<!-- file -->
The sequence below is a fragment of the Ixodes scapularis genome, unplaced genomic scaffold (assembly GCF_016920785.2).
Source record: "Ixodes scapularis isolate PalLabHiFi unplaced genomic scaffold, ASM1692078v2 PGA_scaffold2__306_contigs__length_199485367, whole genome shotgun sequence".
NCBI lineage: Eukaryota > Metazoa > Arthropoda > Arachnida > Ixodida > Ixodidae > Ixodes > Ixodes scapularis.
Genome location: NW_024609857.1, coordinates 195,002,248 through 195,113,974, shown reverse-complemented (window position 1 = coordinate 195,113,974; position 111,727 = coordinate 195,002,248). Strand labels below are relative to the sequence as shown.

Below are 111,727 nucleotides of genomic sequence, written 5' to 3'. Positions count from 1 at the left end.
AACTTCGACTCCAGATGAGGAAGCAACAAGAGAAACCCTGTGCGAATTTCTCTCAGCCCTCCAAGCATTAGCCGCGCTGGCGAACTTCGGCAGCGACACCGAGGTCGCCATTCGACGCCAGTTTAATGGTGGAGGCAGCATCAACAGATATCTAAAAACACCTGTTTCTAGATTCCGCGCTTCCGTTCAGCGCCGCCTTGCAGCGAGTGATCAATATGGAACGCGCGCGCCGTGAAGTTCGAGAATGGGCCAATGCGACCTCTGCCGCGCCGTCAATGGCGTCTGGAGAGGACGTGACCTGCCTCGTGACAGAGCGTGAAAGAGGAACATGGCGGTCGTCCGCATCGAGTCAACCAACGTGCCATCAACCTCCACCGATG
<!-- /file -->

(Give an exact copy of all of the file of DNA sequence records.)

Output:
The sequence below is a fragment of the Ixodes scapularis genome, unplaced genomic scaffold (assembly GCF_016920785.2).
Source record: "Ixodes scapularis isolate PalLabHiFi unplaced genomic scaffold, ASM1692078v2 PGA_scaffold2__306_contigs__length_199485367, whole genome shotgun sequence".
NCBI lineage: Eukaryota > Metazoa > Arthropoda > Arachnida > Ixodida > Ixodidae > Ixodes > Ixodes scapularis.
Genome location: NW_024609857.1, coordinates 195,002,248 through 195,113,974, shown reverse-complemented (window position 1 = coordinate 195,113,974; position 111,727 = coordinate 195,002,248). Strand labels below are relative to the sequence as shown.

Below are 111,727 nucleotides of genomic sequence, written 5' to 3'. Positions count from 1 at the left end.
AACTTCGACTCCAGATGAGGAAGCAACAAGAGAAACCCTGTGCGAATTTCTCTCAGCCCTCCAAGCATTAGCCGCGCTGGCGAACTTCGGCAGCGACACCGAGGTCGCCATTCGACGCCAGTTTAATGGTGGAGGCAGCATCAACAGATATCTAAAAACACCTGTTTCTAGATTCCGCGCTTCCGTTCAGCGCCGCCTTGCAGCGAGTGATCAATATGGAACGCGCGCGCCGTGAAGTTCGAGAATGGGCCAATGCGACCTCTGCCGCGCCGTCAATGGCGTCTGGAGAGGACGTGACCTGCCTCGTGACAGAGCGTGAAAGAGGAACATGGCGGTCGTCCGCATCGAGTCAACCAACGTGCCATCAACCTCCACCGATG